Whenever I saw a Ford Bronco Sport on the road—and by now I’ve seen a lot of them—my first thought was always: “Oh, someone who didn’t want a ‘real’ Bronco! Someone who just wanted the look.”
Having now spent a week in each, a Bronco and a Bronco Sport, I realize it’s time to apologize to Sport drivers: You may have wished to flaunt the nameplate, but in truth you got the better vehicle. Yes, the “real” Bronco is more rugged, better equipped and often more expensive, but—better equipped for what? For off-roading, that’s what. And how much of that do we do, month in and month out?
The big, bad retro Bronco is based on Ford’s F-150 pickup truck, so it’s a heavy, body-on-frame design that delivers a stiff ride and compromised road handling. The Bronco Sport, on the other hand, shares its platform with the Escape, Ford’s civilized compact crossover SUV. I haven’t driven an Escape in a hundred years or so, but its new cousin is a thoroughly likable and practical daily driver with some clever touches and the upright seating and sightlines that everyone seems to want. With the larger of the two available engines, it offers more than decent performance, too.
The B-Sport feels right-sized, at least for a family of up to four, with four doors and fittings for child seats. The second row seems tight but there’s decent head and foot room. The cargo area is sizable—Ford says it’ll take two mountain bikes—and the Badlands trim package includes a stowaway work surface/table, a 400-watt power inverter and a storage compartment under the rear passenger seat. The roof rack is rated for 150 pounds and towing capacity can reach 2,200 pounds.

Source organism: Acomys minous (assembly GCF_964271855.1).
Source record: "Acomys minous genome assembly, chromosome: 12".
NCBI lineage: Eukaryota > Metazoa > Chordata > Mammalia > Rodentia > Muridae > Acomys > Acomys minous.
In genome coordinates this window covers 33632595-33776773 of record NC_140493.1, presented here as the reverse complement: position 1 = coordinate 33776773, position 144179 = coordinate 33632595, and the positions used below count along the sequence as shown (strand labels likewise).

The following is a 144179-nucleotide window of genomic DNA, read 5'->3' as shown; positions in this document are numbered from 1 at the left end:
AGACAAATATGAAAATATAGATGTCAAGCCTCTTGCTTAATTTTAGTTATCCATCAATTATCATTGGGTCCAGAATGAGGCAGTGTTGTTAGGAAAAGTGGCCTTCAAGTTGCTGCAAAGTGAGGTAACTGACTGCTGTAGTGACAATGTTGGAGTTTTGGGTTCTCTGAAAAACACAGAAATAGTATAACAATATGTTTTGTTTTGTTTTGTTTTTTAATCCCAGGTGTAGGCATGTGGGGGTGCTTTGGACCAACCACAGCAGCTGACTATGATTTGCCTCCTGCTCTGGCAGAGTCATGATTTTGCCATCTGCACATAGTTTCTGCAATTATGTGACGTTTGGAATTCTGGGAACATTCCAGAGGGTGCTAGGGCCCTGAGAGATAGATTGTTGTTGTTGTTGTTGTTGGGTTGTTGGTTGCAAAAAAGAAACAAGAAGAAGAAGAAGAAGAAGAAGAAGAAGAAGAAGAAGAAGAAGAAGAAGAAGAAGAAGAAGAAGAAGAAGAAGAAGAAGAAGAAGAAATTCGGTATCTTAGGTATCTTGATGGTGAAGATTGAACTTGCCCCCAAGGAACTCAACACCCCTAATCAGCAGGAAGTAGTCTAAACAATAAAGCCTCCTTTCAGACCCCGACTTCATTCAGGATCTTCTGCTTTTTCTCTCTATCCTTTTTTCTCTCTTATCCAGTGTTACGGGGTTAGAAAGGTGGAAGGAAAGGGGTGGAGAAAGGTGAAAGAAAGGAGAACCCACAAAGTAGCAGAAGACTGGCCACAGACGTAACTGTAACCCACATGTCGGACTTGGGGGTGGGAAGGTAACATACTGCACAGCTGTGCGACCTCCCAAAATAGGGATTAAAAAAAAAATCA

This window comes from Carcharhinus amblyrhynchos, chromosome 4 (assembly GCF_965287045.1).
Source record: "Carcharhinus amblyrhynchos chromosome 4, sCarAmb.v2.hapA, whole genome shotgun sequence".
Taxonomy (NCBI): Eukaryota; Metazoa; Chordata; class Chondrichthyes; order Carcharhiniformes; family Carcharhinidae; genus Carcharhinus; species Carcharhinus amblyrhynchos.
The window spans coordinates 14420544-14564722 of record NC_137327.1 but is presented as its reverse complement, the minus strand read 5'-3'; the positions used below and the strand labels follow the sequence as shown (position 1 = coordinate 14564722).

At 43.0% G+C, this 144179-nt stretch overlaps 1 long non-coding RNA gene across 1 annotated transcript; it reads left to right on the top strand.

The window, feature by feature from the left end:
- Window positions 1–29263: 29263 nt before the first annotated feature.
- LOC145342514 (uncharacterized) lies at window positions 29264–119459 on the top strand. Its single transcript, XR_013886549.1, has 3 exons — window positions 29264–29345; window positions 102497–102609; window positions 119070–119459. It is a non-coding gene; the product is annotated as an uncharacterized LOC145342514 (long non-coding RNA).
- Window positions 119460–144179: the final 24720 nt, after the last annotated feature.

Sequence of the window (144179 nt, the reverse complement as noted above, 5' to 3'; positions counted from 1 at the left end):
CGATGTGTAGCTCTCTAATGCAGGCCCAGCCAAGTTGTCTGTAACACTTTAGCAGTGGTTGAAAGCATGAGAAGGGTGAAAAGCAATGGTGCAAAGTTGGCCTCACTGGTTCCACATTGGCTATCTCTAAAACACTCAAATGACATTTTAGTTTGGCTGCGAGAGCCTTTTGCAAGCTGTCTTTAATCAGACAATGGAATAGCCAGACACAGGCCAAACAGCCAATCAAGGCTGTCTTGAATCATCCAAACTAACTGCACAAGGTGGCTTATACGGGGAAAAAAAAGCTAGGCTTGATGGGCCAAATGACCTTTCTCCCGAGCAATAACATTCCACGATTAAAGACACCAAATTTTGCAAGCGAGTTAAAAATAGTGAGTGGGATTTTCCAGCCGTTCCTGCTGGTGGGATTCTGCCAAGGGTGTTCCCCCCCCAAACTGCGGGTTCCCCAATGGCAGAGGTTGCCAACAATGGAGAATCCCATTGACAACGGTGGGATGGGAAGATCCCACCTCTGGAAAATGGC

The Bronco Sport comes with Ford’s Sync3 hands-off communications and navigation system as well as Apple CarPlay, Android Auto and satellite radio, operating through an 8-inch touchscreen. There are also buttons, knobs and switches, on the steering wheel and the center panel, for everyday functions. And, hallelujah, the seat and steering-wheel heat settings stay where we left them when we last shut off the engine.
The Bronco Sport is also equipped with today’s active safety features, many of them standard: frontal-collision warning and emergency braking, blind-spot monitors, lane-departure and rear cross-traffic alerts, lane-keeping assistance, automatic high beams and a rear-view camera. Adaptive, stop-and-go cruise control is an option.
Every Bronco Sport has all-wheel drive and an 8-speed automatic transmission. The standard engine is a 1.5-liter three-cylinder turbo rated for 181 horsepower. The Badlands model gets a 2.0-liter 245HP / 277 lb-ft turbo Four (also the engine in our leftover 2021 First Edition model).
For 2022, Ford has made no significant changes to the Bronco Sport; there are now four trim levels, starting with the $28,910 Base model. With the features noted earlier, plus extra ground clearance and a more capable AWD system, the $35,585 Badlands variant is for outdoors-oriented owners. Less-adventurous buyers who want a B-Sport equipped for comfort may prefer the Outer Banks trim, which starts at $34,725. No doubt eventually there will be a battery-electric Bronco Sport, too.
Silvio Calabi has been reviewing cars since Ronald Reagan removed the solar panels from the White House. He lives in Camden.